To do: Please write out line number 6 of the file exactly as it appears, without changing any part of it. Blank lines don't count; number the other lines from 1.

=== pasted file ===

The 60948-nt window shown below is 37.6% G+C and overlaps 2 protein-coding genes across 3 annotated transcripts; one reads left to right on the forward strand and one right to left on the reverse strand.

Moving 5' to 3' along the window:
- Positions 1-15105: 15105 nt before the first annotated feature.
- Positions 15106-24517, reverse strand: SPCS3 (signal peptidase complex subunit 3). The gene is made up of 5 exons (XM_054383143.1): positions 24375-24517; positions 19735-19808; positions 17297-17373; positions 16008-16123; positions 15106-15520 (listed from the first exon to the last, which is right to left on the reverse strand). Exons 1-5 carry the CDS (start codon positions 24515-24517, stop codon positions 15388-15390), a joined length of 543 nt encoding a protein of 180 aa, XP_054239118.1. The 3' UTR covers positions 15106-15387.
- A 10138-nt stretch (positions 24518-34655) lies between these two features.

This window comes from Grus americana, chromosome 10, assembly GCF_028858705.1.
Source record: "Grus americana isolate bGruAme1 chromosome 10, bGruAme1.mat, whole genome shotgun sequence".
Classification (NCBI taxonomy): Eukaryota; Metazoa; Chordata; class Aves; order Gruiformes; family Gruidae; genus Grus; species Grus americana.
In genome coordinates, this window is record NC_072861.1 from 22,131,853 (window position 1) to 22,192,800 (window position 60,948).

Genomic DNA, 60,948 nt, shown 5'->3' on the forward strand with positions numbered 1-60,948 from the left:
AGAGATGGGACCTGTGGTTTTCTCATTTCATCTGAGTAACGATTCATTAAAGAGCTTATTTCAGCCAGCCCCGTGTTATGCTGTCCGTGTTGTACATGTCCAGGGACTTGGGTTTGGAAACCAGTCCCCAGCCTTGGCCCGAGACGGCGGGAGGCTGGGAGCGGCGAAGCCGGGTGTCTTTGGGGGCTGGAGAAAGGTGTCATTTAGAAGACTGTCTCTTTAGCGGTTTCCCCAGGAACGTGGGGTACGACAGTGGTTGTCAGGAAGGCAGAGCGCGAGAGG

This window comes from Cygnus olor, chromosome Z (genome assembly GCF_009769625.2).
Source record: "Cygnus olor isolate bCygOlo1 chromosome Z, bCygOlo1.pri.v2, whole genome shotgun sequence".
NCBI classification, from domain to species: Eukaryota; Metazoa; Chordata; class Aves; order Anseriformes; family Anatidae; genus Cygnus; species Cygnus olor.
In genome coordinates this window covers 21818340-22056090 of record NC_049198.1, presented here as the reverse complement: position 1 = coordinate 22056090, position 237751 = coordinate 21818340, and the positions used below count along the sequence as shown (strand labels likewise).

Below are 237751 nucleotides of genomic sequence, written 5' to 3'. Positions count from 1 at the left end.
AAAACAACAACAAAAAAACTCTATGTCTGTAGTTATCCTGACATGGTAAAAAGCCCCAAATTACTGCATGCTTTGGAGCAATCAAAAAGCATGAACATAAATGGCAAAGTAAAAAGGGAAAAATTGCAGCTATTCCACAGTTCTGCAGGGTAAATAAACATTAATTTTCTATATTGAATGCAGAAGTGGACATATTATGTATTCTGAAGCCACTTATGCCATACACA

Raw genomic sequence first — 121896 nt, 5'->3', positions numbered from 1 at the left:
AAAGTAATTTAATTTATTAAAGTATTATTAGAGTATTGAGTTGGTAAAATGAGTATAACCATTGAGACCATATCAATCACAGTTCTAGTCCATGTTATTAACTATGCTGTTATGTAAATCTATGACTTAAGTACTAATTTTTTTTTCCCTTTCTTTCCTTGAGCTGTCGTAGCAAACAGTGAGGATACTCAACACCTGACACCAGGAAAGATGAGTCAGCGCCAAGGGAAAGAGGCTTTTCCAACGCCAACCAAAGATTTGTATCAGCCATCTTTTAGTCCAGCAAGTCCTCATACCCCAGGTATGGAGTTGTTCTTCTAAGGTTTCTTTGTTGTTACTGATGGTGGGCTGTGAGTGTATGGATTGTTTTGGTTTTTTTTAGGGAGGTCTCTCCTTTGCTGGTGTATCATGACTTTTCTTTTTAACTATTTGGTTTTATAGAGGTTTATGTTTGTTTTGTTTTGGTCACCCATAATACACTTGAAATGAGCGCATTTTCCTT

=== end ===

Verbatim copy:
This window comes from Grus americana, chromosome 10, assembly GCF_028858705.1.